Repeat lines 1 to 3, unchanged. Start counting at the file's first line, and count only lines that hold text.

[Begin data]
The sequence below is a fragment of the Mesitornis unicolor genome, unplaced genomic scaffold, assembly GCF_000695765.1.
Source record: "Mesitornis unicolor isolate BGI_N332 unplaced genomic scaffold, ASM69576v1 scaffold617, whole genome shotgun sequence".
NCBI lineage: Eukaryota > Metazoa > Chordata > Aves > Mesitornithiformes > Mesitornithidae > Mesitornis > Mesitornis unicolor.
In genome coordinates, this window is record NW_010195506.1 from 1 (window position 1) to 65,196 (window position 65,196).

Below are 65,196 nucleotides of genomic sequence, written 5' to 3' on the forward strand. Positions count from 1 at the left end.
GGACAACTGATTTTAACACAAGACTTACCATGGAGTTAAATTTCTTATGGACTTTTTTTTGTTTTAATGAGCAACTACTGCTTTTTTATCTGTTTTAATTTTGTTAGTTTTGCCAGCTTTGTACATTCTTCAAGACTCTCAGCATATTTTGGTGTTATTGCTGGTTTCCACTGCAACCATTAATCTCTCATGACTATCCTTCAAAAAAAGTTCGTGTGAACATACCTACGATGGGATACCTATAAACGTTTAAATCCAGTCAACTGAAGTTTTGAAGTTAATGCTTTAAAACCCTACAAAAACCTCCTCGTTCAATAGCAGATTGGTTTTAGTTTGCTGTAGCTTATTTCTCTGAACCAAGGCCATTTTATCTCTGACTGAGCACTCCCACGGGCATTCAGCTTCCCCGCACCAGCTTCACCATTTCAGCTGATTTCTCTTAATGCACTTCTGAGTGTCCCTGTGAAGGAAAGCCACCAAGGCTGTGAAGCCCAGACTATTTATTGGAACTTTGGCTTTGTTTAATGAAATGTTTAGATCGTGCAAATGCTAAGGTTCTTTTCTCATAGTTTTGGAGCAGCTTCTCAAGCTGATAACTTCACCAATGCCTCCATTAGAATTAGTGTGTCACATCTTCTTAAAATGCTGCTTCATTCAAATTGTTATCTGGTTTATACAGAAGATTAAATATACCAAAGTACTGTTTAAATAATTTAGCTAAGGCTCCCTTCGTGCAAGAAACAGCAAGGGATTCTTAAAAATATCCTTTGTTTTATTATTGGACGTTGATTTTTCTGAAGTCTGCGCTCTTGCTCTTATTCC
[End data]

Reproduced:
The sequence below is a fragment of the Mesitornis unicolor genome, unplaced genomic scaffold, assembly GCF_000695765.1.
Source record: "Mesitornis unicolor isolate BGI_N332 unplaced genomic scaffold, ASM69576v1 scaffold617, whole genome shotgun sequence".
NCBI lineage: Eukaryota > Metazoa > Chordata > Aves > Mesitornithiformes > Mesitornithidae > Mesitornis > Mesitornis unicolor.